Guide for cyclists and motorists from Transport for London
Armstrong has walked to the border of truth many times before but has yet to cross it; now he smells a chance at a reduced ban from sport.
£94 million pounds are to be invested in cycling schemes across England.
Prime Minister David Cameron has dropped into a bike workshop in Watford with Olympians Sir Chris Hoy and Victoria Pendleton after announcing a multi-million pound investment in cycling schemes across the country.
While David Cameron has been applauded for increased funding of national cycling, his party colleague, the London Mayor Boris Johnson, has been accused of "exploiting" his bike scheme workers in the capital.
'Boris Bike' employees have begun a 48-hour strike in a protest over pay and conditions.
David Cameron's announcement of a £94m cash injection and nationwide drive to promote cycling has been warmly endorsed by bike enthusiasts and road safety groups.
– AA president Edmund King
This anouncement is very welcome news and something we have been calling for. If we want to take cycling seriously and have a cycling revolution we have to invest in infrastructure and look to places like the Netherlands.
Some 18% of AA members cycle regularly and that number could easily double with better infrastructure and attitudes. Not only do we need better infrastructure but also early training for youngsters and more awareness among all road users.
– British Cycling president Brian Cookson
We have taken the lead role in campaigning for cycle-proofing as a means of sustaining the substantial gains we have made in getting more people on bikes.
So it is very encouraging that Mr Cameron has shown leadership by recognising that better provision for people who want to travel by bike is fundamental to modern transport policy.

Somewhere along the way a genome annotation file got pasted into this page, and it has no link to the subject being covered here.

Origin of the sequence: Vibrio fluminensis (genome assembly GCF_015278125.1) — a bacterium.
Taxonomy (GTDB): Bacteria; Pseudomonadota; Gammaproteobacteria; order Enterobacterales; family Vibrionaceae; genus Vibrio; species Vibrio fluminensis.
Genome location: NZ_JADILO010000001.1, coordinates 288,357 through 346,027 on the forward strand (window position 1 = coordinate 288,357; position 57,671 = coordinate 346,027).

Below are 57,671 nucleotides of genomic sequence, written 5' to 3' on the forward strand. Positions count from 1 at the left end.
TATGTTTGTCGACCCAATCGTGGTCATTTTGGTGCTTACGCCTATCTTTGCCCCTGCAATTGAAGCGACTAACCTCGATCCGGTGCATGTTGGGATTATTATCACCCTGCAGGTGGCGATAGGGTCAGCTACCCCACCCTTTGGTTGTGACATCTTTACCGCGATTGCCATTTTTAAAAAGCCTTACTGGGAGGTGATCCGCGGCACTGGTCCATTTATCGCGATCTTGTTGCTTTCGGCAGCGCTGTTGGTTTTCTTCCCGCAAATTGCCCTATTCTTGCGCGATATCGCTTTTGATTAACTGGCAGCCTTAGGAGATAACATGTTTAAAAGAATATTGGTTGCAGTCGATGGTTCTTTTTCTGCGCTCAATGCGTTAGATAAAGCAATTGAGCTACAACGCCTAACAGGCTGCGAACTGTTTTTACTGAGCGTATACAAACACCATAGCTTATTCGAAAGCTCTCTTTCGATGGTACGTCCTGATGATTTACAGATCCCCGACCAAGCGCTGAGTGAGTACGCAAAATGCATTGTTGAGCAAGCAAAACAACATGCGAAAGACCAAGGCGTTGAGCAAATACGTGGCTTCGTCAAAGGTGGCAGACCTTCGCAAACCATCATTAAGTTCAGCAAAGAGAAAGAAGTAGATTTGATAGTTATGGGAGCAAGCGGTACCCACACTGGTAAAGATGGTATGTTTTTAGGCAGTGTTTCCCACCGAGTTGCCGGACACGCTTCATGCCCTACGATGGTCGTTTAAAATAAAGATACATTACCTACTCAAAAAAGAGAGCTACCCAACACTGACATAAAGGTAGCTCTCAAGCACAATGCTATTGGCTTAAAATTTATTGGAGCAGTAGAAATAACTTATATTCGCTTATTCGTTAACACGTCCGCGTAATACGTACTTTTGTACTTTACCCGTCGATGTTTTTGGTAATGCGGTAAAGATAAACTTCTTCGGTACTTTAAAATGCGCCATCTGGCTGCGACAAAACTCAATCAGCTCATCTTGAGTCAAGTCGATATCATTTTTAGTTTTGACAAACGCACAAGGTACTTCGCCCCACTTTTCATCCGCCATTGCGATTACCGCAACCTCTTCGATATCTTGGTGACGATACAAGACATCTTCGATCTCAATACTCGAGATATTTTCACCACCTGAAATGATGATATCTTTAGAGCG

Cycling in the Peak District is to receive a £7.5million boost, as part of a national scheme to get more people cycling in traffic-free areas.
The Department for Transport and local authorities are funding the development, which will see four new routes across the national park, giving people from Derby, Nottingham and Stoke-on-Trent better access to the Peak District.
This scheme is one of eight across the country that is to receive funding to help cyclists.
– Transport Secretary Patrick McLoughlin
We have seen a significant growth in the number of cyclists in London over the last few years. But cycling shouldn't be confined to the capital.
Today's announcement shows we are absolutely committed to boosting cycling in cities and the countryside across the whole of England. I want to help open up cycling to more people and these measures to make cycling safer on our roads are an important part of that.
David Cameron has said he wants to see a "cycling revolution" to build on the success of the Olympics, Paralympics and the Tour de France.
Announcing a £94m pot to promote cycling in cities and national parks, he said: "British cycling is riding high - now we want to see cycling soar.
"This Government wants to make it easier and safer for people who already cycle as well as encouraging far more people to take it up and business, local government, developers, road users and the transport sector all have a role to play in helping to achieve this", he added.
Eight English cities are set to share in a £77m funding pot to help promote cycling and make roads safer, they are:
A £94m cash injection and a nationwide drive to promote cycling in cities and national parks has been announced by the Prime Minister.
It includes £77m to be shared by eight English cities and £17m to be divided between New Forest, Peak District, South Downs and Dartmoor national parks.
The announcement includes a commitment from the Government to cut red tape that can stifle cycle-friendly road design and to encourage changes to the way roads are built or altered.
With local contributions, the total new funding for cycling is £148 million between now and 2015.
James Cracknell was the first celebrity over the finish line with a time of just over four hours and 36 minutes.
"It was brilliant," he said afterwards.
"Apart from my time, the best thing was the fact that there were thousands of people flooding into the Olympic Park, not to watch something, or see top performers, but to do something themselves.
"If there are any legacy discussions going on, that is the selling point for me - nearly 20,000 people riding out for 100 miles. I can really see this being like the London Marathon."